Journey to the Cloud Part 1: Introducing IT Modernisation


When businesses begin to outgrow their current IT set-up, they start their search for an alternative that from the outset meets the demands of the organisation. It’s no surprise that cloud computing is the first IT setup to be considered when scalability is a necessity – with this being said, it is thought that 70% of organisations have optimised their business processes and workflows through SaaS.

It is no longer efficient to attempt to update old kit every so often. This limits the business’ growth, negatively impacts the budget and also prevents workers from optimising productivity. Businesses now need to innovate if they’re going to survive at all.

A key starting position of innovation is the migration of business processes, data and applications into a secure, always-on cloud environment. Why? Cloud technology enables organisations to demand more from their source of IT. Instead of being restricted to limited hardware and individual application licenses, with the right technology in place these resources can flourish with business growth at an affordable rate.

With the advantages of cloud computing tried and proven, it’s no surprise that 50% of large enterprises will have cloud deployments by the end of 2017.

With cost savings, improved performance, happier employees and more potential for opportunities it leaves the question “why aren’t all organisations moving to the cloud right this second?”. For those who have considered the cloud and then backed away, it is likely down to the idea of having to transform the current set-up from swimming in stacks of paper to sleek digital data storage. It is almost as if businesses critical data is disappearing right in front of them. Of course, this isn’t the case but from a non-technical point of view, it can be hard to come to terms with the process of cloud migration and the adoption of advanced technology – especially if employees swear by paper documentation.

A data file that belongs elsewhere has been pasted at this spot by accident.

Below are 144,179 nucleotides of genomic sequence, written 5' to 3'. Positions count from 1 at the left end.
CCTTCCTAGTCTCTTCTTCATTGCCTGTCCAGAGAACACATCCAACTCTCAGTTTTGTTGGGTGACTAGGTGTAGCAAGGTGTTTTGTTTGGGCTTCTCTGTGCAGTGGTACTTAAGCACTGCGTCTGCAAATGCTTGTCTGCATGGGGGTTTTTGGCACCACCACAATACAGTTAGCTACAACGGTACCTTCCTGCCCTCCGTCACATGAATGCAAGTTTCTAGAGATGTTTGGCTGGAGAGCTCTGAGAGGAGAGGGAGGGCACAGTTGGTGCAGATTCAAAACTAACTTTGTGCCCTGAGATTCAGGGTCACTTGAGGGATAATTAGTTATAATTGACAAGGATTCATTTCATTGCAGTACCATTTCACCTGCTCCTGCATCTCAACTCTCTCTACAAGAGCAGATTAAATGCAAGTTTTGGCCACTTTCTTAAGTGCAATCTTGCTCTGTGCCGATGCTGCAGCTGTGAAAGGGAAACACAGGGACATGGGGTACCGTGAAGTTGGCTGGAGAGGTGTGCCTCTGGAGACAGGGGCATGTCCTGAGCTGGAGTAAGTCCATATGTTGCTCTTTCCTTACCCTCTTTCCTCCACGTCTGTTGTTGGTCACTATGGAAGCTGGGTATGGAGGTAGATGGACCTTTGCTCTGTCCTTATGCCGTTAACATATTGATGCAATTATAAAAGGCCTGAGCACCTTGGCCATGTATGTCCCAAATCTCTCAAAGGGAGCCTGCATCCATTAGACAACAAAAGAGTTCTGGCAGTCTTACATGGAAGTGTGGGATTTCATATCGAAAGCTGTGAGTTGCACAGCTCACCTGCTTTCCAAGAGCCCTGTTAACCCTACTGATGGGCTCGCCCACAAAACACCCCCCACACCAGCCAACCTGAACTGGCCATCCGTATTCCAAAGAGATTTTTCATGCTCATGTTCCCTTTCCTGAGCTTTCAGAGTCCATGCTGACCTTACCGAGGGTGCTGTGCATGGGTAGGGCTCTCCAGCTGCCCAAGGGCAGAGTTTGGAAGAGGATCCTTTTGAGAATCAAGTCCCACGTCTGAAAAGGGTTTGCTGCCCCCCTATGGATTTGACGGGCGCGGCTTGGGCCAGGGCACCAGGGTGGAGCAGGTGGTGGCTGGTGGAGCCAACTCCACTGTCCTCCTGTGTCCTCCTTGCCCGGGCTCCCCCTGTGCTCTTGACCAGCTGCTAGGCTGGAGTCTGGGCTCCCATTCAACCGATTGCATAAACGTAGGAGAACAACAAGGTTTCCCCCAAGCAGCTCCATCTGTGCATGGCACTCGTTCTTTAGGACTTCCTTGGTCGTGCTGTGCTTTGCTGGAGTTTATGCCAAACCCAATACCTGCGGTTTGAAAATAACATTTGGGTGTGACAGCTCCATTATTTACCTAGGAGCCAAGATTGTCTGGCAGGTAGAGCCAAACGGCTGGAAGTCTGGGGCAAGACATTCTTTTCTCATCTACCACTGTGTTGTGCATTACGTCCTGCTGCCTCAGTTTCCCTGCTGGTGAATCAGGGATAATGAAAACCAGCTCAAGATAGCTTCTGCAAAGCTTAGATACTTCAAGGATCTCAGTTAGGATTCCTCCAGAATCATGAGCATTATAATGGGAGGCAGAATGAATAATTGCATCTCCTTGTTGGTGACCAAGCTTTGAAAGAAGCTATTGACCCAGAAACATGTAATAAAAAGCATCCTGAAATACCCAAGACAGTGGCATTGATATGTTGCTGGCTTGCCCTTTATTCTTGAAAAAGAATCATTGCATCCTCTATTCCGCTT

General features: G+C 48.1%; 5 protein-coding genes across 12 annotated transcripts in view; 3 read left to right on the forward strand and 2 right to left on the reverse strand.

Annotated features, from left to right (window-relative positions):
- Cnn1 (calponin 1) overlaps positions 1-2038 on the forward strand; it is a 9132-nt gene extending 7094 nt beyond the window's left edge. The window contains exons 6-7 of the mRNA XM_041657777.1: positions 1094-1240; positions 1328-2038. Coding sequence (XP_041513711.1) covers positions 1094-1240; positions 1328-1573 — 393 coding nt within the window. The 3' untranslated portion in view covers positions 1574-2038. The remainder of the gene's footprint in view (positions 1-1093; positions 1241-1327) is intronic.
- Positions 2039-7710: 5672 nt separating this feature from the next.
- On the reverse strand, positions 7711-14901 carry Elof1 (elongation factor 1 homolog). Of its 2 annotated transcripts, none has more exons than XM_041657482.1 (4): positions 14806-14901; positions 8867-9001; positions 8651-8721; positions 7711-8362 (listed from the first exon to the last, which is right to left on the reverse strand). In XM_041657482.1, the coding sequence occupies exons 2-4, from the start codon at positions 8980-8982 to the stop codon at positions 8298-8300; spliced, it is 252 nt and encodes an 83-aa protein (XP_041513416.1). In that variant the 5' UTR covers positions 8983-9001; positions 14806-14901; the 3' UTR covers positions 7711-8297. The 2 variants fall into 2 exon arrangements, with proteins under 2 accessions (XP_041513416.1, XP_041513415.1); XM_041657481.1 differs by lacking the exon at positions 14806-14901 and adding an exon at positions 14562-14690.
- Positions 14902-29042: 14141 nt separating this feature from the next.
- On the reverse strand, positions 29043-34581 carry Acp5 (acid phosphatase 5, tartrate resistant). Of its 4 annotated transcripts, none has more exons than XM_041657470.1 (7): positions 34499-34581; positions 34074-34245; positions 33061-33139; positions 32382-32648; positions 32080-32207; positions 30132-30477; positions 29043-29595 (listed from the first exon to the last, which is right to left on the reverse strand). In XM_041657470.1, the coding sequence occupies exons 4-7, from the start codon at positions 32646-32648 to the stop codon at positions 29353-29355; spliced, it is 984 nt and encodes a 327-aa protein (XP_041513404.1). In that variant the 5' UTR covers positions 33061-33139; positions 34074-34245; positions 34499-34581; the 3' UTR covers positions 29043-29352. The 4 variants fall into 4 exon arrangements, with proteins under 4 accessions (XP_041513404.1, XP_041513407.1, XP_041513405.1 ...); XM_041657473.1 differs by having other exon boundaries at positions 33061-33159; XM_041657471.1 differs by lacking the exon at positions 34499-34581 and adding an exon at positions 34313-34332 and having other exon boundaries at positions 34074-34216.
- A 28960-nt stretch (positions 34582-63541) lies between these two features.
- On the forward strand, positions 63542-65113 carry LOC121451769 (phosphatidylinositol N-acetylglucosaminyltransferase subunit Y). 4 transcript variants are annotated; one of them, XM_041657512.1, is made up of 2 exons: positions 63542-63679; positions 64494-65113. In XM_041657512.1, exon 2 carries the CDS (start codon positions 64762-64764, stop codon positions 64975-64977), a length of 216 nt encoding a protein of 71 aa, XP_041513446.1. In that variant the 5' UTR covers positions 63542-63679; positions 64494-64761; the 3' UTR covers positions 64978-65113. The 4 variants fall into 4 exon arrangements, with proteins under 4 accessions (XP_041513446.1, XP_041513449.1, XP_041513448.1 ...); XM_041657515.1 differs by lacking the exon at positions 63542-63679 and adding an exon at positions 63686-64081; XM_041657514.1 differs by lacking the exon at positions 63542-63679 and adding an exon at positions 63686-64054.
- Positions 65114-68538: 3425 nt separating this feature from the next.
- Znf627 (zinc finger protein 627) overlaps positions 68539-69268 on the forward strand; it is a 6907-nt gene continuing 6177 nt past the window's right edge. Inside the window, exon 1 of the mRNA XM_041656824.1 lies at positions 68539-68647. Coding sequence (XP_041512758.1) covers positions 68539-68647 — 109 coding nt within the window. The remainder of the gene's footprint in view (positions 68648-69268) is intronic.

The top-down pressure on CIOs is only set to rise over the coming year due to the combination of a lack of resources to innovate and the impact potential failure could have on IT budget. This leads to the requirement of re-evaluation of the conventional tried-and-tested methods – which have proven to be not sufficient for innovation.

These CIOs need to truly consider whether the in-house IT team have the capability to create, execute, deploy and manage a full IT system that is accessible exclusively through internet connectivity. The initial reaction to this situation for the technical team within an organisation is that it is close to impossible. Organisations need to re-evaluate the resources they currently have in terms of money, skills and facilities. Afterwards, it is down to the organisation whether to attempt cloud migration in-house or seek external help (the most popular option is usually the latter).

72% of leading companies are only able to collaborate across the organisation and ecosystem with the use of cloud computing. This alone provides the relevant evidence to prove that for effective project work and availability, cloud technology must be part of the mix. Collaboration is not exclusive to the process of emailing files to colleagues – it refers to the communications between each department.

Something that needs to be considered when driving innovation is how to keep the business up and running with minimal disruption and no effect on productivity.

Today, 51% of CIOs struggle to respond to digital opportunities in a timely way as Gartner has cited in its recent report. This struggle can be interlinked with the issue previously stated with 32% of organisations believing they lack internal skills to carry out a cloud migration.

In a business environment where CIOs are constantly asked to reduce the budget and drive innovation, it’s essential to introduce an approach to IT modernisation that rationally assesses core IT, understands what’s essential to keeping the lights on and allows for innovation according to strategy.

For innovation behaviours to become commonplace, the right elements are needed; the right organisational culture; strong business leadership; creativity and willingness to adapt with the ability to capture ideas.

With this being said, it is clear that a key player of successful innovation is the involvement of the employees that will be affected by the introduction of new technology (which will most likely be each individual). By educating staff of cloud implementation, this will allow them to strategically carry out work as they usually would with all limitations, updates, and downtime took into consideration.

When kick-starting their journey to the cloud, it’s possible that IT professionals may not be capable of doing it on their own. We’re hoping this 5-part journey to the cloud will aid you and your organisation into digital transformation with confidence.

Disclaimer: Please note that some statistics referenced are taken from the Ovum/BT/Cisco research paper
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